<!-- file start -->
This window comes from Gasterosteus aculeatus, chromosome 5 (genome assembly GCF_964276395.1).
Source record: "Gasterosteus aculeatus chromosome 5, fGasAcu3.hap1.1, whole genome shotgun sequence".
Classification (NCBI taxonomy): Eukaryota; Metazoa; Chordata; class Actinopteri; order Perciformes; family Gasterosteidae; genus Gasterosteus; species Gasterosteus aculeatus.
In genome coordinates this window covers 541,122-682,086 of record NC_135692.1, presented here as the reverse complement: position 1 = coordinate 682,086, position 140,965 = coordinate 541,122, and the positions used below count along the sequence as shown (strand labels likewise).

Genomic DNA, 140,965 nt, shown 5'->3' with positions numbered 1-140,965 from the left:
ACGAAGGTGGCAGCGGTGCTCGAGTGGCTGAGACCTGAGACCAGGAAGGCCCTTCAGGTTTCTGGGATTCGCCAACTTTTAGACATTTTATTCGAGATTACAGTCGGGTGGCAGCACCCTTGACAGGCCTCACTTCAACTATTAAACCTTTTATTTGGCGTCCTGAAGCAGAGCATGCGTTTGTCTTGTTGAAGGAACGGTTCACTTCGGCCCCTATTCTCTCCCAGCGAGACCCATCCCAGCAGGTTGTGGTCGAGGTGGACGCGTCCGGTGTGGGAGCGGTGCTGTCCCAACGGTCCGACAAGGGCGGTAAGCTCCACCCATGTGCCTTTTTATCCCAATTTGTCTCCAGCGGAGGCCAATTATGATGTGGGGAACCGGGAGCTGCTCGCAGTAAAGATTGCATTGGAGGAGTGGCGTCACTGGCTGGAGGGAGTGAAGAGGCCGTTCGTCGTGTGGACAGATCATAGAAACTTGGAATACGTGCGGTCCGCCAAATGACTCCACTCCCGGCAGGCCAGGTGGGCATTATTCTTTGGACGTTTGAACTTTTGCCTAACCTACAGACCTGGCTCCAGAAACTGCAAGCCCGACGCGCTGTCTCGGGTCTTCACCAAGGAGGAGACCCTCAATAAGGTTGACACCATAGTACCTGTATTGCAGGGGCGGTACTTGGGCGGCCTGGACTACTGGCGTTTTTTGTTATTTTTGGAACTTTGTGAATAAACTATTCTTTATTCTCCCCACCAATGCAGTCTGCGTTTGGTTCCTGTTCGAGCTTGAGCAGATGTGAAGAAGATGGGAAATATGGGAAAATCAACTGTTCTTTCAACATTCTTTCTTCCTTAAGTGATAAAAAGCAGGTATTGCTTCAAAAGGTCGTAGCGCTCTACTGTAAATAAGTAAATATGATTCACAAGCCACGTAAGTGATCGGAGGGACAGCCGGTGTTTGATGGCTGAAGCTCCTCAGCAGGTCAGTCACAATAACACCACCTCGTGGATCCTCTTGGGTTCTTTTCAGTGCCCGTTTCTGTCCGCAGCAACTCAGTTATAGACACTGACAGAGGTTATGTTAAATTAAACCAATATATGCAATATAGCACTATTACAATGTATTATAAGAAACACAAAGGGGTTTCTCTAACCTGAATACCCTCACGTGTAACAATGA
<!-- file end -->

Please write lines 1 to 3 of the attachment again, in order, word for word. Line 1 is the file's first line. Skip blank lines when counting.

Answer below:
This window comes from Gasterosteus aculeatus, chromosome 5 (genome assembly GCF_964276395.1).
Source record: "Gasterosteus aculeatus chromosome 5, fGasAcu3.hap1.1, whole genome shotgun sequence".
Classification (NCBI taxonomy): Eukaryota; Metazoa; Chordata; class Actinopteri; order Perciformes; family Gasterosteidae; genus Gasterosteus; species Gasterosteus aculeatus.